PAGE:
Every student at City Charter High School graduates with real-world experience as an intern in a local business or organization. One recent graduate, Amaris Martin, now in college at Point Park University and focused on International Studies, looks back at her mentor and internship at TeenBloc, an organization exploring relevant social issues and how the students feel about them.
“I enjoyed a lot of things about my internship,” she says. “But the most enjoyable thing was being able to actually put my input, my thoughts and my creativity into each project that I did.”
No surprise there. Amaris’s internship mentor was a remarkable woman who literally uses her art degree and creative background to help students express themselves. As the Creative Lead and Youth Developer for TeenBloc (a student-focused extension of A+ Schools), Christa Drew knows how to give teens the space to feel comfortable enough to communicate some of the issues they are facing. Her approach is to empower students to find their voice… and find themselves along the way.
She explains TeenBloc’s goal. “The hope is that by understanding students better, teachers will become better teachers. So we work with advocacy and storytelling projects to share a student perspective.”
At TeenBloc, students meet two to three times a month to talk about issues affecting the nation and the schools themselves, exploring common themes and experiences. Students might be wondering why things may be the way they are in their schools and how they can communicate those experiences visually so decision makers can see the human side of an issue, rather than just the numbers or statistics.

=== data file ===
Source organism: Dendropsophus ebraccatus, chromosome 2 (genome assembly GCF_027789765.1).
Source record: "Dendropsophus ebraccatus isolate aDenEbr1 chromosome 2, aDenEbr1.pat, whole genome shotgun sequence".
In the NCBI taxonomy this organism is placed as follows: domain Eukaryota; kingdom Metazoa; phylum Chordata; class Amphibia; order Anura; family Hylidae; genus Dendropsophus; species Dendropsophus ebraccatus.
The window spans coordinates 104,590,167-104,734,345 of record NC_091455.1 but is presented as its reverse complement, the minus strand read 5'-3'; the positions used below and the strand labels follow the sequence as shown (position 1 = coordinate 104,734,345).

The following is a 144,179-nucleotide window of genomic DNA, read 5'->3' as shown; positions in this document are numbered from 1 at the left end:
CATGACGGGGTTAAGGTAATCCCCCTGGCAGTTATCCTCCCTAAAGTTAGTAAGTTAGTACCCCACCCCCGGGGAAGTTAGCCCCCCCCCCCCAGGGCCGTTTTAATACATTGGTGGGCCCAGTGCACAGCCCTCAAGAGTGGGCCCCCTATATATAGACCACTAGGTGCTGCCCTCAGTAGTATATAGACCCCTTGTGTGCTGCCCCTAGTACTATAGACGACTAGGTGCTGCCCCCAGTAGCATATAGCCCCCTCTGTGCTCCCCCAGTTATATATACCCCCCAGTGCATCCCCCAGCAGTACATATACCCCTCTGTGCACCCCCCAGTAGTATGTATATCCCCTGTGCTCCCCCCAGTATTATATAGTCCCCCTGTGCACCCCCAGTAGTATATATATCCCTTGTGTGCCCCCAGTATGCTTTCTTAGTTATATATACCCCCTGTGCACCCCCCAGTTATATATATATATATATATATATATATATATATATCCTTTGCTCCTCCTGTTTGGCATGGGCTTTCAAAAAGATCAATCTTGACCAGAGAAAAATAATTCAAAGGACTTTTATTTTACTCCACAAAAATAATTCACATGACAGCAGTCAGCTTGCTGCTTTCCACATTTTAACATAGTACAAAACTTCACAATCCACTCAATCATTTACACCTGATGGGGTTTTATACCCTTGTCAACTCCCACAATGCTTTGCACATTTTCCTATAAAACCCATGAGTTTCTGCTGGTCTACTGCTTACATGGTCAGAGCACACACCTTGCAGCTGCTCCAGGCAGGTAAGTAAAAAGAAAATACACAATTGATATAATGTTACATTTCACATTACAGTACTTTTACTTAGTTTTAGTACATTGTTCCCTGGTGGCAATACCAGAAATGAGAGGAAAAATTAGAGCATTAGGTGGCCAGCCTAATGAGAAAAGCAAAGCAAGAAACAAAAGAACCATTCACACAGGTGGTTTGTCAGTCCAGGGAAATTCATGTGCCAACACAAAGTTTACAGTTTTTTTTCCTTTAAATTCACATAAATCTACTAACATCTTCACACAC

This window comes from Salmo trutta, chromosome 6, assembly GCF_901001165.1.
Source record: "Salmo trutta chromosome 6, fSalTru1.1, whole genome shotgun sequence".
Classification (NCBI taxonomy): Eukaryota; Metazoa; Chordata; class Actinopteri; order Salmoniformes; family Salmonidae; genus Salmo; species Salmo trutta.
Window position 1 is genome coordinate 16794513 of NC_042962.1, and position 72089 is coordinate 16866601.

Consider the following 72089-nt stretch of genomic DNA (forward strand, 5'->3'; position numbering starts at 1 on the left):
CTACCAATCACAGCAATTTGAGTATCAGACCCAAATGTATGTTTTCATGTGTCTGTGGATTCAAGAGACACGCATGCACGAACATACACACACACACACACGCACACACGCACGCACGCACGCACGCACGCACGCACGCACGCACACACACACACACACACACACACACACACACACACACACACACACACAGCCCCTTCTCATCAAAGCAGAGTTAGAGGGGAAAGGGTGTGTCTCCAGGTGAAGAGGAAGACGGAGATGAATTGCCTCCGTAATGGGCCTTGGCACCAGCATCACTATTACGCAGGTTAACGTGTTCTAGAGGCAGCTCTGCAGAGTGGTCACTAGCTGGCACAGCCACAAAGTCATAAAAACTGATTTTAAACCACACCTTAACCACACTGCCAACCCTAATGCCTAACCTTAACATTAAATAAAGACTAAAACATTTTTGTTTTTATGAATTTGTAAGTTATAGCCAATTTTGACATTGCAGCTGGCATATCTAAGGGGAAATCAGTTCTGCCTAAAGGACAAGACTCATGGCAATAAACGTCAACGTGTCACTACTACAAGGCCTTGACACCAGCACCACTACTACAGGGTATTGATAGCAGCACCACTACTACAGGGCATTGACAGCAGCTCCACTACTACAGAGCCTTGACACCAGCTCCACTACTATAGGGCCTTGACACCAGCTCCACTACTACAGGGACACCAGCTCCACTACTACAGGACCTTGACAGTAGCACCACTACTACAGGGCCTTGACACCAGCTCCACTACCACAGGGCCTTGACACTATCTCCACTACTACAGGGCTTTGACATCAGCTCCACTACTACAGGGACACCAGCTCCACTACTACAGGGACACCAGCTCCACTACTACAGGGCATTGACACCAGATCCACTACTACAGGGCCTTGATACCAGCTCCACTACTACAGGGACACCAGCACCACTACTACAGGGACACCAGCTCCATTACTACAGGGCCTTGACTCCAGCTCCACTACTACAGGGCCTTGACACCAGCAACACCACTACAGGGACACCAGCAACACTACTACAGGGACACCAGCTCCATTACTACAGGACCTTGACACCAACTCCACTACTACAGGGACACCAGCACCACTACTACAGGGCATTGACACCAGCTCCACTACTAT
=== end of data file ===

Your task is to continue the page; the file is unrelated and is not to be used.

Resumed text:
Amaris found this environment empowering. “Christa really allowed me to bring my own creativity into the mix. And I thought that was absolutely amazing. TeenBloc allows teens to voice their opinion, so I would incorporate teen perspectives into my projects. I would ask them, ‘So, what do you think about this? How are you feeling about this? What do you think could change and could be better?’ ”
One podcast in particular comes to mind: “We featured a local singer who had just had a song released on the radio. She’s a teenager, so we interviewed her: what her experience has been, what she is trying to convey in her music and we capped it off with a podcast of her doing a performance at the studio,” Amaris recalls.
Amaris also picked up valuable skills at City High that came in handy in her internship, including time management skills, independent thinking, proficiencies in computer design, video production/editing, and workplace skills like the ability to communicate professionally.
Mentor Christa Drew admits, “I’m not the kind of person who just says nice things about people for the sake of politeness, but Amaris really did an amazing job. Staying on task. If she was unsure about something, she would ask. Very independent. She did a lot of our social media – a lot of really thoughtful posts. Sometimes I would have her reach out to people in the community for support (passing out our flyers and things like that). At first she was hesitant, but after a while she got really good at outreach. And then I threw her into doing video recordings of our podcasts, editing, and graphics for flyers and promotional materials.”
The poise and confidence Amaris gained is clearly attributable to her internship. Christa Drew was not simply a supervisor who gave her busy work, but a true mentor, challenging her, helping her stretch and grow through her TeenBloc experience.
As one of City High’s exceptional mentor partners, Christa Drew is yet another example of the life-changing impact these remarkable partners can have on our students through the City High internship program.